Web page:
High school graduates survive pandemic years, line stages across the Bay Area
Joseph Bernardo was in the second half of his freshman year when the pandemic began. By sophomore year, everything was online — and Bernardo, like so many in his class, struggled to keep up. When he was a junior, Bernardo got used to people telling him he’d never get his diploma, and he started to believe it too. But by senior year, he decided he would prove them wrong.
This week, he delivered a commencement speech to Thornton High’s Class of 2023 in Daly City, three months after graduating early.
“I really lost myself during that COVID year,” Bernardo said. “So now, this is like I’m bouncing back.”
Bernardo isn’t alone. Across the Bay Area, thousands of students are finishing up a high school experience like no other — one that dovetailed exactly with the rise and fall of the COVID-19 pandemic. Despite that, many in the Class of 2023 aren’t upset about the circumstances. They feel stronger for it, and better prepared for whatever comes next.
“Who gets to say that they went through a global pandemic and still got through school — and that it didn’t hold them back?” said Ellis Chhourn, who graduated from Oakland High School this week. ”We were able to maneuver, find different ways to get an education, and persevere through it. I feel like because of all this, it makes our year special.”
For Bernardo, that meant learning to put in the time, and staying up past midnight studying to recover from those years of upheaval. For Geno Malone, an Oakland High grad, that meant relearning something he’d always found easy: making friends. And for Jackelin Ramirez, Malone’s classmate, that meant a change in perspective — and a better appreciation of the friends, teachers and events around her.
“You don’t realize how much a moment really matters until it’s gone,” said Ramirez. “(The pandemic) made me cherish the people around me.”
Across California, 87% of seniors graduated from high school last year, according to the state Department of Education. The Bay Area had similar graduation rates last year, with schools in Santa Clara County posting the highest proportion of seniors graduating at just over 92%.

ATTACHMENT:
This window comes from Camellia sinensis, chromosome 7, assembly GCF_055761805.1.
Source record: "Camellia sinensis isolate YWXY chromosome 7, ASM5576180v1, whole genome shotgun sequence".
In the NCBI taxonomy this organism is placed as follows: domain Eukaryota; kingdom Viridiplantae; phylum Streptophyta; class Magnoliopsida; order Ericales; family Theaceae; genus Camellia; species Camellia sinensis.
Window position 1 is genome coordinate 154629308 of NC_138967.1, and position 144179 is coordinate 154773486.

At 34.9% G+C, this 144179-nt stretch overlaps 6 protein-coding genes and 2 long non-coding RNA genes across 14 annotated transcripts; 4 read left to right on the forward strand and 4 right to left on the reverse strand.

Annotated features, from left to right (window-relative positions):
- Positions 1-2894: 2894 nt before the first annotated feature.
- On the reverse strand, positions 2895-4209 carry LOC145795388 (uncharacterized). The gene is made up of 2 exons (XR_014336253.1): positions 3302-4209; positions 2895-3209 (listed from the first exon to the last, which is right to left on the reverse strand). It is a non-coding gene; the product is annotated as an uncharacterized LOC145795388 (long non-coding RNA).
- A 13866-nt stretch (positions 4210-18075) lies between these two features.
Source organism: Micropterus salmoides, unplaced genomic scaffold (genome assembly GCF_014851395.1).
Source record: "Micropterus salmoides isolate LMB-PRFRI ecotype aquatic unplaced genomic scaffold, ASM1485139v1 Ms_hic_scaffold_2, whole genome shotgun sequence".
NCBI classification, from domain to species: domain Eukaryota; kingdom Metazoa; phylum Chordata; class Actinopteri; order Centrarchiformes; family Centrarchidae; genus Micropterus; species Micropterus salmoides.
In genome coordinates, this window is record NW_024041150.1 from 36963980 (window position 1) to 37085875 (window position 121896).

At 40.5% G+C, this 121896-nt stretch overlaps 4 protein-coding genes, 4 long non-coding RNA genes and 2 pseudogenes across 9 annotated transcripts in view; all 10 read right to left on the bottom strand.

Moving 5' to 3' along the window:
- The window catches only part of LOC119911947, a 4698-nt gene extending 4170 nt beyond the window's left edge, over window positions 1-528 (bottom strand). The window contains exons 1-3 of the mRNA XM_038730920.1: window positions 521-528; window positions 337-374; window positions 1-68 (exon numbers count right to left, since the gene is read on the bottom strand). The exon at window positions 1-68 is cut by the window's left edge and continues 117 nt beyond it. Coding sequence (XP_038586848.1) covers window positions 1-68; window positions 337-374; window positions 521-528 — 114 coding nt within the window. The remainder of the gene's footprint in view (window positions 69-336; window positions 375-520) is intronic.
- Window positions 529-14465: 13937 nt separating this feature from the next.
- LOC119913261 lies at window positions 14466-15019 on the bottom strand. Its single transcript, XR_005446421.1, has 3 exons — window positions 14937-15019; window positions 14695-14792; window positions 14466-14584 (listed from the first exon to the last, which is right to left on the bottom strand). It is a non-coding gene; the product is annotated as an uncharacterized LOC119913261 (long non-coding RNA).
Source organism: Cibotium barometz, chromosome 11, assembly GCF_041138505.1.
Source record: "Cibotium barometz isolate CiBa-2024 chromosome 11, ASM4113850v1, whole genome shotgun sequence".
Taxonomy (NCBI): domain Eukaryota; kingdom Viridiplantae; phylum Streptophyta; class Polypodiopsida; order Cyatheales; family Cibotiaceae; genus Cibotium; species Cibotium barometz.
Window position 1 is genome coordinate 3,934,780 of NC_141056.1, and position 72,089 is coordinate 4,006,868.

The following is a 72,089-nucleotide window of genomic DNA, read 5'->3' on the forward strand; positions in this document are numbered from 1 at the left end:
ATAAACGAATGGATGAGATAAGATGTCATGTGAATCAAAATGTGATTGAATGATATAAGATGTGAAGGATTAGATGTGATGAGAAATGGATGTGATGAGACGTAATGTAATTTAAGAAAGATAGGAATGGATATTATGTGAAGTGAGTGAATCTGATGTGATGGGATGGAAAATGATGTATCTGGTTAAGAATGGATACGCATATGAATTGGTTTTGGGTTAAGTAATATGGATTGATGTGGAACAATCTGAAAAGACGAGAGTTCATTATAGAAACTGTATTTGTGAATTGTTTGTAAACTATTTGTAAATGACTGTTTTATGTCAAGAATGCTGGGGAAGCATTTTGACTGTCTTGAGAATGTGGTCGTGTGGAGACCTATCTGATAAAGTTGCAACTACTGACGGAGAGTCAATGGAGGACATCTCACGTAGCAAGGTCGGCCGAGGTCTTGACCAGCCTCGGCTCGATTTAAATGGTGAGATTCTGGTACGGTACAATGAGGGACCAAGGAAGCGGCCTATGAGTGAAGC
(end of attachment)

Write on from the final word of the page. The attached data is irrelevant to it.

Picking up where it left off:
The state’s graduation rate has been ticking up over the last decade, largely driven by gains among students of color. In 2012, just 66% of Black students graduated in California. By 2022, that number had shot up by nearly 20%. The graduation rate of Hispanic and Latino students made big gains too, from 76% in 2012 to 85% a decade later.
Those increases happened despite a multitude of challenges facing students across the country, on top of the COVID pandemic.
There were school shootings across the country, with 46 in the last year alone. A mental health crisis so dire that in 2020, California saw a 20% spike in youth suicides across the state. And then, the learning loss: By the spring of 2022, standardized test scores showed a six-year setback for California students. All were barriers that would be nearly impossible for anyone to hurdle, much less a teenager.
Jasper Sigrasabout, who graduated from Oakland High earlier this week, didn’t have an internet connection for over a year of remote learning. It would take him 20 minutes to get into his virtual classroom due to broadband issues — and by that time, his class would be half over. For most of his high school experience, Sigrasabout never thought he’d make it to graduation. But on Monday afternoon, he stood in the sunshine with hundreds of his classmates, decked out in his vivid royal blue cap and gown.
“Half of my friends dropped out,” said Sigrasabout, speaking moments before he walked the graduation stage at Oakland’s Paramount Theatre. “But now, I’m here. I’m excited, I’m anxious. My heart has been pumping like crazy ever since this morning.”
Gitana Carcamo Guillory, a Thornton graduate headed to Skyline College next fall, went through her own set of challenges. Throughout high school, there were multiple deaths in her family, including a cousin lost to gun violence. During distance learning, Guillory’s grades plummeted. And as she fought to keep up academically, she also struggled socially, stuck home at a time in life when friendships never feel more important.
Despite all of that, on Tuesday, Guillory accepted her diploma with a photo of her late cousin around her neck — and addressed her fellow classmates right after Bernardo.
“What it took to get here is unimaginable, but we did it,” said Guillory in her commencement speech. “This is merely our first step.”